In this BSL Spinal Cord Reflexes lesson, students examine properties of some simple neuromuscular reflexes commonly tested in physical diagnosis.
They will record and compare
Subject’s contractile force vs. stimulus strength
influence of the Jendrassik maneuver
voluntary vs. involuntary (reflex) effector responses
Achilles’ tendon reflex and patellar tendon reflex latent periods
Physicians and other clinicians test for the functional integrity of reflex pathways to obtain objective evidence regarding the function of muscles, peripheral nerves (motor and sensory), and the central nervous system. Conclusions drawn from testing reflexes are not the sole consideration in diagnosis but rather are considered in conjunction with other symptoms and signs of pathophysiology.
To become familiar with anatomical and physiological elements of simple spinal reflexes.
To examine properties of some simple neuromuscular reflexes commonly tested in physical diagnosis.
To measure and compare latent periods and reaction times of extensor and flexor reflexes.
To elicit an extensor reflex and compare contractile force vs. stimulus strength.
To apply the Jendrassik maneuver and observe exaggeration of an extensor reflex.
To measure and compare reaction times of voluntary activation of skeletal muscle vs. involuntary (reflex) activation of skeletal muscle.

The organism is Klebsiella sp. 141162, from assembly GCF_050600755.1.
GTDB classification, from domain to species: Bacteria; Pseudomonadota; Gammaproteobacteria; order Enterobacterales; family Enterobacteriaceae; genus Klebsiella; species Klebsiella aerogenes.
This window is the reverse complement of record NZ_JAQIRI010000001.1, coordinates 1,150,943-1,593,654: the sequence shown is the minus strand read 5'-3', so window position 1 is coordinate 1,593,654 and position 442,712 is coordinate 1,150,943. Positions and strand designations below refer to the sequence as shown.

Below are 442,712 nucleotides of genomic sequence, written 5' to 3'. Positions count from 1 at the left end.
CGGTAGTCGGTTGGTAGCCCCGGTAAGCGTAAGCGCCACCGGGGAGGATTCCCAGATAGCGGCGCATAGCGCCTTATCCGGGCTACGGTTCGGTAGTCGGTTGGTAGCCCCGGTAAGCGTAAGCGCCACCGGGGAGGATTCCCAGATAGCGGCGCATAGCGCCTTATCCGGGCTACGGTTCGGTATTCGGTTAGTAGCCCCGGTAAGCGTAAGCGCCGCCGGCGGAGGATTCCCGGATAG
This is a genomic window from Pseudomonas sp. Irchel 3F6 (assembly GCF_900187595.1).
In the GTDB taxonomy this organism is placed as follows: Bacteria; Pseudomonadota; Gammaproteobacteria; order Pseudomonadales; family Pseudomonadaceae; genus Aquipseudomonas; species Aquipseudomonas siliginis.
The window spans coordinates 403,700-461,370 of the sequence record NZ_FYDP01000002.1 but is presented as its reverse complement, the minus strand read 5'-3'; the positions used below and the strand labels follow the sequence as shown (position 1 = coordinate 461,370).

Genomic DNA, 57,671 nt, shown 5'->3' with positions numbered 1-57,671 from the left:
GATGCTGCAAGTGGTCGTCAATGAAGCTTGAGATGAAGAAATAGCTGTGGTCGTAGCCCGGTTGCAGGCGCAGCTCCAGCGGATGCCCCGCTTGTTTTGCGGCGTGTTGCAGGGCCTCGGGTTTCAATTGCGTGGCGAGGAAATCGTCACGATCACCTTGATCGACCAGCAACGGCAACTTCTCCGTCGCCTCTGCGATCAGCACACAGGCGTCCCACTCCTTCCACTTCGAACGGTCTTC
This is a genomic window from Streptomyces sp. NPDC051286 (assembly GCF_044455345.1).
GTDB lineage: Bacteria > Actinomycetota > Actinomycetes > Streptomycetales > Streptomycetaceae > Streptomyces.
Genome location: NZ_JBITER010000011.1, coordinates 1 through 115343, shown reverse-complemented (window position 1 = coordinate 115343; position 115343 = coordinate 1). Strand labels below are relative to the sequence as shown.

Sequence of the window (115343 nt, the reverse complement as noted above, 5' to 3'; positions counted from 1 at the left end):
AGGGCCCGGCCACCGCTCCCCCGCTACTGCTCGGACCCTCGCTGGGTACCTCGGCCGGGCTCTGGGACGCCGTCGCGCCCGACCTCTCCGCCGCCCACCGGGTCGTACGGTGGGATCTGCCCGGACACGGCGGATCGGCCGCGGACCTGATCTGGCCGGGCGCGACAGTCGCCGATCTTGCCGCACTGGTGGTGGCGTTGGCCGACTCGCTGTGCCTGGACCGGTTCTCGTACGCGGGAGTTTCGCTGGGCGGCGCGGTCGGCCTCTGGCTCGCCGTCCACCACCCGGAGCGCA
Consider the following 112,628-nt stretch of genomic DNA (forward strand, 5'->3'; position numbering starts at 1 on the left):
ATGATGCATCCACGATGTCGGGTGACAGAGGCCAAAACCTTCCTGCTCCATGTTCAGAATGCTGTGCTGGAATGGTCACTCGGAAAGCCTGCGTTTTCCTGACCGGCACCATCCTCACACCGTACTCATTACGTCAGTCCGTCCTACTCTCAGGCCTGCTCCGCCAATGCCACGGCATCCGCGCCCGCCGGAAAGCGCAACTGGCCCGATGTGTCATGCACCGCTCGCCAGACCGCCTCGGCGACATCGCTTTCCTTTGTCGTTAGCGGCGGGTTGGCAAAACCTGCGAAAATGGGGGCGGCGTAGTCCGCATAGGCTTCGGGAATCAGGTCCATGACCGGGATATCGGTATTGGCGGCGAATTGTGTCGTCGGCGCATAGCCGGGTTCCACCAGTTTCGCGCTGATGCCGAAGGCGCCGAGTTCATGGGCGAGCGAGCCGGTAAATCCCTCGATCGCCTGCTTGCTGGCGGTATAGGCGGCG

Tasks Performed by the Student
Students will note the spinal cord reflexes in the following six scenarios:
Knee Jerk Reflex—Subject sits with legs hanging at 90 degrees
Knee Jerk Reflex—Subject sits and perform the Jendrassik maneuver
Knee Jerk Reflex—Subject performs mental math with three-digit numbers
Flexor Withdrawal Reflex—Subject is pricked by a pin or other cutaneous stimulus
Voluntary Knee Jerk Reflex—Subject sits with eyes closed and voluntarily jerks the knee at the sound of the reflex hammer hitting a flat surface
Ankle Jerk Reflex—Subject rests the knee and shin on the seat of a chair while Achilles tendon is struck
BSL Lessons are designed to allow at least four students to record and save data in a normal lab period (60-90 minutes). Typically, labs work most efficiently with three or more students working together at each BSL station.
Add event markers throughout the recording.
The software automates the calibration procedure for the student. There are no knobs and dials to confuse the student.
Graph template files ensure consistent setup for subsequent Subjects or repeated trials—plus, you can easily add your own lesson plan to the onscreen journal.
The lesson will also work as part of a group study.
BSL Instructor’s Guide provides lab tips and lesson options.
BSL Answer Guide is included on the installation disc.
BSL L20 Calibration
BSL 4 L20 Spinal Cord Reflexes
Biopac Student Lab Student Download
This lesson requires a Biopac Student Lab (BSL) System and the following hardware: Reflex Hammer Transducer (SS36L); the response can be recorded with electrodes (such as EL503) and/or a goniometer (such as SS21L with TAPE1 adhesive). If your BSL System does not include all hardware items, expand your system by selecting the required items below. For more details, launch BSL or BSL Student to review the BSL Lab Manual for Lesson 20 Setup.
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